Evacuating the victim:
Plan A. Via helicopter hoist, directly from her location, if rotor clearance and winds permitted.
Plan B. Lower to the ground (800 feet?). Start with whatever ropes were available. When they met the team climbing up the route, put her on their long lines and go straight to the ground.
The Navy helicopter was the only chance of getting her out quickly.
At 2:10 p.m., Reilly and Dill were flown to the scene in the Navy Huey. The wind was still very turbulent and they were close to a tree, so the Huey landed at El Capitan Meadow, offloaded Reilly, one crew member and unnecessary gear and returned for another attempt.
Dill rappelled to Kimbrough and Ruwitch with climbing gear for additional anchors, if necessary. Two climbers, Mark Mannheimer and Zack Edwards, had reached the scene in the meantime and established backup anchors. The helicopter returned to the meadow.
Ruwitch was supported by her climbing harness and sling that Kimbrough had placed around her shoulders to keep her upright. He was supporting her head.
Ruwitch was unconscious and, according to Kimbrough, had an open, depressed skull fracture and severely avulsed fingers on her left hand. Both her head and hand were bandaged with clothing and Dill did not examine them. Her right eye was swollen shut from a bruise and minor cut over the eye, and there was dried blood in both nostrils. Her right arm and leg were limp.
The left eye was normal size and reactive. Dill did not open the right eye. Her color was good, airway (mouth) clear and she was breathing without difficulty. Although she had bled profusely initially, there was no serious bleeding when Dill arrived.
Kimbrough could detect no deformities along her spine. He had been monitoring her pulse and respirations since the accident. They were currently 80/min. regular and 40/min, regular respectively; since the accident (three hours), they had not changed significantly. With the clinic’s consent, it was decided to immobilize her, to forego any O2 or IV therapies, and to evacuate her as soon as possible. No other people were needed on the scene.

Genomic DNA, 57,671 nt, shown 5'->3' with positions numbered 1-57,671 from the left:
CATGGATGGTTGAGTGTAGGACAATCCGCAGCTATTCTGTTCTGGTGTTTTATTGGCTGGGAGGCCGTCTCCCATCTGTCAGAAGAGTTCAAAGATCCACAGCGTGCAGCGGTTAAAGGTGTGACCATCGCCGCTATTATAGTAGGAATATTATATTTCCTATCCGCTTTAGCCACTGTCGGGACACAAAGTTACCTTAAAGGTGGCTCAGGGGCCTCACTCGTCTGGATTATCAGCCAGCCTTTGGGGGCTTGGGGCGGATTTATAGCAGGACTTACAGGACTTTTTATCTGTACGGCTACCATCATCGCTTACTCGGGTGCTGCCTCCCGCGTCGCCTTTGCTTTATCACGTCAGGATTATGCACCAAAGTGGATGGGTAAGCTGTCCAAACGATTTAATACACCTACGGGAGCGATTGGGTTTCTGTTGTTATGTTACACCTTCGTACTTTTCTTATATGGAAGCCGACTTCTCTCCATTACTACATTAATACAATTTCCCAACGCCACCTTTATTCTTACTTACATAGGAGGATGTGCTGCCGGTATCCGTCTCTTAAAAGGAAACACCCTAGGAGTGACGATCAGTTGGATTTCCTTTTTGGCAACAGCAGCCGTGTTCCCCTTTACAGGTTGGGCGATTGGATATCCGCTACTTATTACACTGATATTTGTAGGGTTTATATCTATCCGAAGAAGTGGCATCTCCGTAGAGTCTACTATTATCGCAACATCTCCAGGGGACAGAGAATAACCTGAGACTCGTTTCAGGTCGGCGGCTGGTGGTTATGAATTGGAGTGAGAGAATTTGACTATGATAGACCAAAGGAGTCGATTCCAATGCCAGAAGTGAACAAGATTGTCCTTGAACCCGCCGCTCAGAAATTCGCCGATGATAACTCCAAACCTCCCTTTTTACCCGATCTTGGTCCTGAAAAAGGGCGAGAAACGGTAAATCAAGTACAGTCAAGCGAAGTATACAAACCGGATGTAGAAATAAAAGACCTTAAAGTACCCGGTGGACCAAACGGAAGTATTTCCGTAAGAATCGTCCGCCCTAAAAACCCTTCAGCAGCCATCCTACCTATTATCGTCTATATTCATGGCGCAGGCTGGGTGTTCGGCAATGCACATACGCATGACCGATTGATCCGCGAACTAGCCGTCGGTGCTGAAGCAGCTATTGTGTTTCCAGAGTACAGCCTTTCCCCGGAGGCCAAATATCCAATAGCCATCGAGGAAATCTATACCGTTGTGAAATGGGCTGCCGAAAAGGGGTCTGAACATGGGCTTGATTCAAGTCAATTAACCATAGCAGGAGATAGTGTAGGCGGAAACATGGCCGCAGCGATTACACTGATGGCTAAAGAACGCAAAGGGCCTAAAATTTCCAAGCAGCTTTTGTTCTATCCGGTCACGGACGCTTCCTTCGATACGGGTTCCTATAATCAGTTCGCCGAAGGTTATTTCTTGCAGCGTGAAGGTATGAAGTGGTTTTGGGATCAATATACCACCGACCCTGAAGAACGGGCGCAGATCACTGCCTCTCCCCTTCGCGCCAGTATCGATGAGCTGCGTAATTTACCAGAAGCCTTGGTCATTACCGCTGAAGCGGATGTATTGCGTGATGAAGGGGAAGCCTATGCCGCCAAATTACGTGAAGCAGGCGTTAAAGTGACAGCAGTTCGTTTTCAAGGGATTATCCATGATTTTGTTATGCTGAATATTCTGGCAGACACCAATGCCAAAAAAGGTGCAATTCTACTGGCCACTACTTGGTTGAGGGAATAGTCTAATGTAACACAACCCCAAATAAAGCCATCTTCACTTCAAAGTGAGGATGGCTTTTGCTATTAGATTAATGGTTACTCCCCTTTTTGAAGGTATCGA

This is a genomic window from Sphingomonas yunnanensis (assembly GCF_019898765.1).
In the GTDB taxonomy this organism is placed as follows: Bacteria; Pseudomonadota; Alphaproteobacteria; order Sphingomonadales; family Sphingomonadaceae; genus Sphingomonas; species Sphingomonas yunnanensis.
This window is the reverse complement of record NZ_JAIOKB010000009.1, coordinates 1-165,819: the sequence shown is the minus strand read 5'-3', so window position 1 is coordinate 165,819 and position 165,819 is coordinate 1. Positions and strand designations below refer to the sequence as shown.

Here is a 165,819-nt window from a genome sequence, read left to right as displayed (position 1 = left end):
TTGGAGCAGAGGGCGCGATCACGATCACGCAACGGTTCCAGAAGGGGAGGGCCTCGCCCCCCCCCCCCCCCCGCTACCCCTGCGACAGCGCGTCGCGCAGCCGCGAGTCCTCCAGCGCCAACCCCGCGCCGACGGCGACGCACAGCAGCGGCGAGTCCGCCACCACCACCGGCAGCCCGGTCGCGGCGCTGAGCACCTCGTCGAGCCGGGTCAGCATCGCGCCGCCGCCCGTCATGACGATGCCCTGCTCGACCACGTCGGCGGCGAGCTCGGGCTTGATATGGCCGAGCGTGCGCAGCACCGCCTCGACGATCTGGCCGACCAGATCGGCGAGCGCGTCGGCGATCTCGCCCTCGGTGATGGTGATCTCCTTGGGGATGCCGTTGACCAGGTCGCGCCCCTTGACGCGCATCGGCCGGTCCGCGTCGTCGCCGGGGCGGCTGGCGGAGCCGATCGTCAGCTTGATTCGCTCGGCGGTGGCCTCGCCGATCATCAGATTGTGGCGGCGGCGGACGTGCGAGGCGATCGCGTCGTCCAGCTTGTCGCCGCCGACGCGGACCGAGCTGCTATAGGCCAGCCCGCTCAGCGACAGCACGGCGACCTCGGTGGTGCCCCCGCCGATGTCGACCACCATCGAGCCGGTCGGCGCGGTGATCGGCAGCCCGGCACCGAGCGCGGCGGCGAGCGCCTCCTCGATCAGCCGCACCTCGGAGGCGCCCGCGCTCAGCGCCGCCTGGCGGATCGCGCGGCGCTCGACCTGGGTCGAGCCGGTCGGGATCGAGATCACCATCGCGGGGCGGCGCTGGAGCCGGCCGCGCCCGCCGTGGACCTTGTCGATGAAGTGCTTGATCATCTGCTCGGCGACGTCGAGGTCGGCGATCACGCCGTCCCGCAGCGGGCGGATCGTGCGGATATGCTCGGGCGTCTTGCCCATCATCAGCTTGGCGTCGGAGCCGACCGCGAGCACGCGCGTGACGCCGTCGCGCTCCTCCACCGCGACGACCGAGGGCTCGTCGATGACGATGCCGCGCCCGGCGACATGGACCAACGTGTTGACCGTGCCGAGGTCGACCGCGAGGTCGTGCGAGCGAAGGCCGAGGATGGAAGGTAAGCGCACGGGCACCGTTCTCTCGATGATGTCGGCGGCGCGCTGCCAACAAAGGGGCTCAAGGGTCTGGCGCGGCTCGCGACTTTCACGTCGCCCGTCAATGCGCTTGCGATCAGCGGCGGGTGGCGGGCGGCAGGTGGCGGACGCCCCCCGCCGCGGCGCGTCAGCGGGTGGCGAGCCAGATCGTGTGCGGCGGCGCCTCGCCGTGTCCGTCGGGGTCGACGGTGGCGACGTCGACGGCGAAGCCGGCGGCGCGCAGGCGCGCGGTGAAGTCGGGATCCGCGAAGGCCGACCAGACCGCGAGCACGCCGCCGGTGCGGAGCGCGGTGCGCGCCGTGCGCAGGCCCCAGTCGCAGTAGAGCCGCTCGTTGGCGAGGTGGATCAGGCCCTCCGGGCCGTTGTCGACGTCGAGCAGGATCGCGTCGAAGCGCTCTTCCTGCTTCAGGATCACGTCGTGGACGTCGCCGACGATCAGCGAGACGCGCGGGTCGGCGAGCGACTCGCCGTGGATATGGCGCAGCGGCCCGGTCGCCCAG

At 3:00 p.m., the Navy Huey lowered a Kendrick Extrication Device and full-body fishnet harness and returned to El Capitan Meadow. Dill and Kimbrough put these on Ruwitch and Dill attached himself to her harness so that he could monitor her and maintain her airway during the hoist.
The Navy Huey hoisted Ruwitch and Dill together and landed in El Capitan Meadow. They were met by Dr. Jeff Folkens and Barbara Lafayette of the Yosemite Medical Group staff and Olga Musko, Navy Corpsman. They started O2, IV and decadron therapy.
At 4:00 p.m. Ruwitch was flown to Valley Medical Center in Fresno, with Olga Musko attending her. (Source: John Dill, SAR Ranger, Yosemite National Park)
As the number of climbers has increased in the more popular, easily reached areas such as Yosemite Valley, Boulder Canyon, and the Shawangunks, the subjective dangers have increased proportionately.
In this particular case, Ruwitch and Kimbrough were in the more vulnerable position of being directly below another climbing party. As reported in this journal over the years, falling rocks or objects have been the third leading cause of accidents in climbing. Therefore, the odds against this happening to these two climbers were not in their favor. Additionally, the decision not to wear a protective helmet resulted in a direct blow to the head and to the hand trying to protect it. (Source: J. Williamson)